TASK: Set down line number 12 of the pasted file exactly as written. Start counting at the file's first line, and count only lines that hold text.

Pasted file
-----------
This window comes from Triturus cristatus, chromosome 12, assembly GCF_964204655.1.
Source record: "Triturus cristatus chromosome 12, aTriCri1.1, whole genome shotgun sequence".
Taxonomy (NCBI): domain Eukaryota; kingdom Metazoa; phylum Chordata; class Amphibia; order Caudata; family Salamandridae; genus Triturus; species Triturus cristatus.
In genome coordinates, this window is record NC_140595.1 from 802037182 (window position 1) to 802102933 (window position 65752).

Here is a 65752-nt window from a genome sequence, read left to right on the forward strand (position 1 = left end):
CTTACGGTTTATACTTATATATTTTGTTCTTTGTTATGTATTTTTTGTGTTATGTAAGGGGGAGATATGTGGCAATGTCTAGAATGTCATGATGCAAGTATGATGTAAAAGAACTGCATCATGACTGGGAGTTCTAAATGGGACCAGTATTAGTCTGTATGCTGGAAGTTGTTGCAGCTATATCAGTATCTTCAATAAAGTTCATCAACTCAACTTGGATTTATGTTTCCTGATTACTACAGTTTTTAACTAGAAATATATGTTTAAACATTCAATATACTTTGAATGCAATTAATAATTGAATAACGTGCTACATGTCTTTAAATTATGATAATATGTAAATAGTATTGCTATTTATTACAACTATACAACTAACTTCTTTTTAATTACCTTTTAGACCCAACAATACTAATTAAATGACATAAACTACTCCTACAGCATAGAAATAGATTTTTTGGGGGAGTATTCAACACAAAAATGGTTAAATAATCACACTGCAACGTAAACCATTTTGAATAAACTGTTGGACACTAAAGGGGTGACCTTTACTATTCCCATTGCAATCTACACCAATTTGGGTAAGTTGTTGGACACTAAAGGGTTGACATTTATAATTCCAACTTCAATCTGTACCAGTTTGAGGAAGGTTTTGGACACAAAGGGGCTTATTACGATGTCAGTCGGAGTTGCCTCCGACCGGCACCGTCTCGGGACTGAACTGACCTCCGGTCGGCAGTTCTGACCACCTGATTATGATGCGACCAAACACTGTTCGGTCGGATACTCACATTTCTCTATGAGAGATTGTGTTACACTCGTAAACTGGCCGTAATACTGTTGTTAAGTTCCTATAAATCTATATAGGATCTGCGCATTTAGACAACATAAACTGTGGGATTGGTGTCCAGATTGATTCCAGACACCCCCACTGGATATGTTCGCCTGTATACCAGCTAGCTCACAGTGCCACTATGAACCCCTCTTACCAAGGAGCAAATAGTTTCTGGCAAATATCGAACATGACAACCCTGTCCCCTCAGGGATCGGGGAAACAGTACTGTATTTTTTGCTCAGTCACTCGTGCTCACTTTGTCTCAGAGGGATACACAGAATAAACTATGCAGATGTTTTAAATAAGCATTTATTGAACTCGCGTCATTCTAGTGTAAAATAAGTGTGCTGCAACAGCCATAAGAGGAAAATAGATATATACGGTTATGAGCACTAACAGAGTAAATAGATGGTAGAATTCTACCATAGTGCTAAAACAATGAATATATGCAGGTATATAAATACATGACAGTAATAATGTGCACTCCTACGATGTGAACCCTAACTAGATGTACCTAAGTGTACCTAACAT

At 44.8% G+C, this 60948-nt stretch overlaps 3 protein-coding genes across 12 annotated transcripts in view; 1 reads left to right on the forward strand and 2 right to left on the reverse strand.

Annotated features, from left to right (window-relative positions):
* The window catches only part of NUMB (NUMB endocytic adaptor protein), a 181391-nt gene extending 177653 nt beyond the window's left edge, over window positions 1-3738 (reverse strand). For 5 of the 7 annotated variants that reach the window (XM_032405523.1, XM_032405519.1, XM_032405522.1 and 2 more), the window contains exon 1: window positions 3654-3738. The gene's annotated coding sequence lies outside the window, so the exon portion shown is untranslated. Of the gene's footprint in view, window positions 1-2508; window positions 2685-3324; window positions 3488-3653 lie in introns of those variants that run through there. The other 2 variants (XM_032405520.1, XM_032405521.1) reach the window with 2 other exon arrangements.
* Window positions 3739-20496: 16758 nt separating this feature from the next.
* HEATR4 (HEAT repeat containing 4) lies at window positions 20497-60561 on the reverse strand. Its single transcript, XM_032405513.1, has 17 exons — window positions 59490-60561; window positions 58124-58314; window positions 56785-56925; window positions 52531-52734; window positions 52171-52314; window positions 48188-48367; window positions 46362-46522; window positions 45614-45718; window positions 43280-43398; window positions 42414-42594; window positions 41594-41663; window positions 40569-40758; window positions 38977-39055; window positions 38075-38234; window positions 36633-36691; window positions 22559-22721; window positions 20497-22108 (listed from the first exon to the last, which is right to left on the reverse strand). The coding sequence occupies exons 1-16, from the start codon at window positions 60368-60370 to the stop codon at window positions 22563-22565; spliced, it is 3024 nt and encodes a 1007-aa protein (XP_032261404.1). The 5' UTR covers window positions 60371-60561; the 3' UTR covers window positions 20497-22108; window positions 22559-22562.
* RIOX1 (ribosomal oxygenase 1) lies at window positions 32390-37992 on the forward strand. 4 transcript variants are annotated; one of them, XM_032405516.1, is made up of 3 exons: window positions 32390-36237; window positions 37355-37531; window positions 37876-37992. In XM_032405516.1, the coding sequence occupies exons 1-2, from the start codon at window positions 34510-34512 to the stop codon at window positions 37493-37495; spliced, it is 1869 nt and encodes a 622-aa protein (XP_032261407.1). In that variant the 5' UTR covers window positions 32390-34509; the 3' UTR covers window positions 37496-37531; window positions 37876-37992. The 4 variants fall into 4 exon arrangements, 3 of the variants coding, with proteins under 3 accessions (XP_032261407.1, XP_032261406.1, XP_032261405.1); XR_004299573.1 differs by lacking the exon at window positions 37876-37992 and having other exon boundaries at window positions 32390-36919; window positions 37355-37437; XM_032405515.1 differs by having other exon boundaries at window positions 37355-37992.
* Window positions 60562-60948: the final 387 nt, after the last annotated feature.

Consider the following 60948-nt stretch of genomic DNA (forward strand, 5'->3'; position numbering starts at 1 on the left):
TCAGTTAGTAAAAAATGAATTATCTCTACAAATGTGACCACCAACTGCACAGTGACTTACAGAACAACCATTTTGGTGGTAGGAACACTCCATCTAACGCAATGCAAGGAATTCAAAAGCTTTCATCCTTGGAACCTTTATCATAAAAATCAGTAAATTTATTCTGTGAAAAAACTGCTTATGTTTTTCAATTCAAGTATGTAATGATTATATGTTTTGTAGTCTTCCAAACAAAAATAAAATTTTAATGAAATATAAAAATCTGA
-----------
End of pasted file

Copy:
* RIOX1 (ribosomal oxygenase 1) lies at window positions 32390-37992 on the forward strand. 4 transcript variants are annotated; one of them, XM_032405516.1, is made up of 3 exons: window positions 32390-36237; window positions 37355-37531; window positions 37876-37992. In XM_032405516.1, the coding sequence occupies exons 1-2, from the start codon at window positions 34510-34512 to the stop codon at window positions 37493-37495; spliced, it is 1869 nt and encodes a 622-aa protein (XP_032261407.1). In that variant the 5' UTR covers window positions 32390-34509; the 3' UTR covers window positions 37496-37531; window positions 37876-37992. The 4 variants fall into 4 exon arrangements, 3 of the variants coding, with proteins under 3 accessions (XP_032261407.1, XP_032261406.1, XP_032261405.1); XR_004299573.1 differs by lacking the exon at window positions 37876-37992 and having other exon boundaries at window positions 32390-36919; window positions 37355-37437; XM_032405515.1 differs by having other exon boundaries at window positions 37355-37992.